The Empowerment of the Eighty-Four Mahasiddhas

by Wangdu on 2 June, 2014

Teaching Day 2

30th May, 2014.
Nuerburgring, Germany.

On the morning of the 30th, a double-tiered shrine was set up next to the Karmapa’s throne. On the top level, the central focus was the image of a deep blue Vajradhara (Dorje chang), surrounded by the powerful eighty-four mahasiddhas. It is flanked by two vases with their curving spouts and peacock feathers. In front of Vajradhara is placed a metal mandala plate with heaped rice and next to it, a glistening long life vase. On the level below are the seven traditional offering bowls, one of which has a tall sculpted torma, an offering of nourishment, which is decorated with two circular flower ornaments in red and blue. All these blessed objects on the shrine are the basis for a vast mental offering that fills space.

This empowerment of the eighty-four mahasiddhas is the first one the Karmapa will give in Europe. The siddha, or accomplished masters’ tradition, is a lay one that includes both men and women. They were the great meditators of India, whose lineage comes into the Kagyu school through Tilopa, who some say is the greatest of all the siddhas and who met Vajradhara directly.

During the morning talk, the Karmapa shared memories from his life in Tibet:”Situ Rinpoche and Gyaltsap Rinpoche came twice to Tibet for short visits to give me empowerments, reading transmissions,and instructions, but of course, they couldn’t give me all of them. So when people asked for empowerments, I only had a couple to give, and I was always repeating these, as I had not been able to receive others. I was not feeling good about this. Having only two to give was a bit embarrassing. Then I was a bit of a child with a child’s mind. And my attendants were always pressing me to give bigger and more empowerments, so before I left Tibet, I gave this big empowerment of the Eighty-Four Mahasiddhas two times.I felt really good about it. This was not just the empowerment of one mahasiddha, but eighty-four.”

The Karmapa spoke of how he first received this empowerment. Before he was recognised as the Karmapa, his family took him to see Situ Rinpoche at his main seat, Palpung Monastery.The Karmapa recalled, “It’s far from my home town, but we went there for a reason. My father thought I was a special person. He told me that when I was born auspicious things happened. But we didn’t know which tulku I might be. We didn’t believe it was the Karmapa, he was too high. So my father brought me to see Situ Rinpoche and to find out if I was a special tulku.

“At that time, Situ Rinpoche gave many big empowerments, including this one. I was sitting together with other monks. I was five, maybe six years old and a bit naughty. I didn’t visualise anything, but was going here and there. I don’t think I really received the empowerment, but I was a bit puffed up, thinking I had. Before I left Tibet, I gave this initiation two times, and today is the next time after that. The empowerment has all four levels, but we will do only the first one.”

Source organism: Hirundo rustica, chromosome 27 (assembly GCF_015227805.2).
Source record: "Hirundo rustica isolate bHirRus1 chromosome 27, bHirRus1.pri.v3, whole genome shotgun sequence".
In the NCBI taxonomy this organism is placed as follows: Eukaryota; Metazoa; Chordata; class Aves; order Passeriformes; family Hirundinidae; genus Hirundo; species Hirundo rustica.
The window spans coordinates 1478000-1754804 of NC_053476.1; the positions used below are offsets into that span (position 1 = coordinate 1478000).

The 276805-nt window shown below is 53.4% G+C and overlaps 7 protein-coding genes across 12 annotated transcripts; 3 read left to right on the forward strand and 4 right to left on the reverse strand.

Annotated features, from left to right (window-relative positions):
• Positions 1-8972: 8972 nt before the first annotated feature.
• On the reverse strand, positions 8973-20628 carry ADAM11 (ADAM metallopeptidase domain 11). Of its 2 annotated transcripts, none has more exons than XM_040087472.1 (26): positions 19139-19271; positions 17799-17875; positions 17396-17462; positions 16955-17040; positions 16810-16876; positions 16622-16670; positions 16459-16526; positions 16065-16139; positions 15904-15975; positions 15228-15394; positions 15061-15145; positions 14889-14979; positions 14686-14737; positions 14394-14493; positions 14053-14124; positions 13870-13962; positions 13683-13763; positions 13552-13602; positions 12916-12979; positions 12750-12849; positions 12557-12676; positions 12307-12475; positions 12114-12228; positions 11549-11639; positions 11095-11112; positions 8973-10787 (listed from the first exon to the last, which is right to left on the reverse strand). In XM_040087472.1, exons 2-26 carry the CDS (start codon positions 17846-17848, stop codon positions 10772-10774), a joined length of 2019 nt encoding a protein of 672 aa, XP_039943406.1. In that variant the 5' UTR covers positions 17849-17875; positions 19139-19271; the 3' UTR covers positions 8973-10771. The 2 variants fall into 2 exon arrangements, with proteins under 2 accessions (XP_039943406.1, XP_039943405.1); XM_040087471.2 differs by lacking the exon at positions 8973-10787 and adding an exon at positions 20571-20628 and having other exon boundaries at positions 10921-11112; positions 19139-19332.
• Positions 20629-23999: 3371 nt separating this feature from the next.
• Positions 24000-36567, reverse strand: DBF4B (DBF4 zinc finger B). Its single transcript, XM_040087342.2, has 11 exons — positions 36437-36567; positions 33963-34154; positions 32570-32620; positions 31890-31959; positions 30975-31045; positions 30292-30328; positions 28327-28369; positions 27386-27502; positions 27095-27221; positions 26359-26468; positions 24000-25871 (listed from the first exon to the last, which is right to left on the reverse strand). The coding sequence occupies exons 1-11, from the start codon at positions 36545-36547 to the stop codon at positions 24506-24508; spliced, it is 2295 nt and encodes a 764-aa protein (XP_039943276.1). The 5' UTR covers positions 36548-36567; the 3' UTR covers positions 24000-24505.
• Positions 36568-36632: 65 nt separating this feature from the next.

After lunch, the monks placed an intricately carved wooden screen in front of the shrine. About an hour before the empowerment, the Karmapa came to sit behind it and perform the preparatory practices. An audience of some fifteen hundred chanted Karmapa Khyenno, and from time to time, the sound of the Karmapa’s bell could be heard clearly ringing through the sonorous field the chanting created.

Having finished his preparations, the Karmapa walked back to the throne and took his seat. He gazed down for a moment, pausing, and then looked out to the audience and began to chant the text in a resonant, powerful voice: “So that all living beings may be freed of suffering and come to the level of Vajradhara….” After a few minutes he paused to explain that there are two levels of empowerments, the preparatory and the actual. Today, he would give the vase empowerment, which is the initial level.

But first, he had promised to give the refuge vows, so he started with a pithy explanation of their meaning. If we are slightly sick, we can try to cure ourselves, but if we have a serious illness, then we have to see a specialist and find a top hospital with excellent nurses and everything needed for our care. If we can do all this, the chances of our healing are greater. The situation is similar to the suffering of samsara. If we wish to be free of this illness, we must rely on the doctor of the Three Jewels and take the medicine of the Dharma. The real meaning of taking refuge, therefore, is to practice, to make use of the Dharma. We make a commitment to do this and promise to keep it.

The Karmapa then turned to the empowerment and explained that this would be a blessing one. He donned the bright red pandita hat with its curving peak and thin gold stripes, and received the mandala offering and the representations of body, speech, and mind from Chime Rinpoche.Stopping for a moment during the empowerment, the Karmapa spoke briefly of the eighty-four mahasiddhas. “Actually,”he said, “there are more than eighty-four mahasiddhas. These highly accomplished masters, both men and women,can be found in India, Tibet, and even in Europe where they may remain unknown. This special group of eighty-four gathered at a ganachakra, or Dharma feast, maybe something like a party, during which they all received the full blessing of their teacher.”

The blessing empowerment ended with a mandala offering of thanksgiving and the dedication of merit for the sake of all living beings. To complete the empowerment, the Karmapa took his place again at the shrine behind the screen, while light filtered through its filigree panels to cast patterns on his robes, making them float as if coming in from another world.